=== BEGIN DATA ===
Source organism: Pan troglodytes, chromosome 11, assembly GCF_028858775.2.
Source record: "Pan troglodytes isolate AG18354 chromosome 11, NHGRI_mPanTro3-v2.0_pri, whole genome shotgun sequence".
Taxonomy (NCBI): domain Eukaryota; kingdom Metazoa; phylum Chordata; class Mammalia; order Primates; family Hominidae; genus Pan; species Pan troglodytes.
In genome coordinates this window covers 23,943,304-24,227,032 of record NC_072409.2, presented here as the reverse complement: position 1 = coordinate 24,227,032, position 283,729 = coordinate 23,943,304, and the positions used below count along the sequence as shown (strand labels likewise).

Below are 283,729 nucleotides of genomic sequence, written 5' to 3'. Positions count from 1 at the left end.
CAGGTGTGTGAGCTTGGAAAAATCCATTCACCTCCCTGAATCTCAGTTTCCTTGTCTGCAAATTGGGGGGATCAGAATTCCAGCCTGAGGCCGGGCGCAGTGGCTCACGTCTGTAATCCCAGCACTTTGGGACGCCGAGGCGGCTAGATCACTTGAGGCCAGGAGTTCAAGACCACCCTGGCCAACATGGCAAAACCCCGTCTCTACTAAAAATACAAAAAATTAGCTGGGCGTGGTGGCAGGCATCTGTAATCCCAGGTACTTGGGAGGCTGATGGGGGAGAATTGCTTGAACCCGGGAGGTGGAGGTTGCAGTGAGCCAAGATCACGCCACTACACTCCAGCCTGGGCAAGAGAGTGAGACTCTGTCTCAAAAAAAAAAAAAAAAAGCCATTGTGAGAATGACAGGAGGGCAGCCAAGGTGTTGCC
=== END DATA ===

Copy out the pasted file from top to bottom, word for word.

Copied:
Source organism: Pan troglodytes, chromosome 11, assembly GCF_028858775.2.
Source record: "Pan troglodytes isolate AG18354 chromosome 11, NHGRI_mPanTro3-v2.0_pri, whole genome shotgun sequence".
Taxonomy (NCBI): domain Eukaryota; kingdom Metazoa; phylum Chordata; class Mammalia; order Primates; family Hominidae; genus Pan; species Pan troglodytes.
In genome coordinates this window covers 23,943,304-24,227,032 of record NC_072409.2, presented here as the reverse complement: position 1 = coordinate 24,227,032, position 283,729 = coordinate 23,943,304, and the positions used below count along the sequence as shown (strand labels likewise).

Below are 283,729 nucleotides of genomic sequence, written 5' to 3'. Positions count from 1 at the left end.
CAGGTGTGTGAGCTTGGAAAAATCCATTCACCTCCCTGAATCTCAGTTTCCTTGTCTGCAAATTGGGGGGATCAGAATTCCAGCCTGAGGCCGGGCGCAGTGGCTCACGTCTGTAATCCCAGCACTTTGGGACGCCGAGGCGGCTAGATCACTTGAGGCCAGGAGTTCAAGACCACCCTGGCCAACATGGCAAAACCCCGTCTCTACTAAAAATACAAAAAATTAGCTGGGCGTGGTGGCAGGCATCTGTAATCCCAGGTACTTGGGAGGCTGATGGGGGAGAATTGCTTGAACCCGGGAGGTGGAGGTTGCAGTGAGCCAAGATCACGCCACTACACTCCAGCCTGGGCAAGAGAGTGAGACTCTGTCTCAAAAAAAAAAAAAAAAAGCCATTGTGAGAATGACAGGAGGGCAGCCAAGGTGTTGCC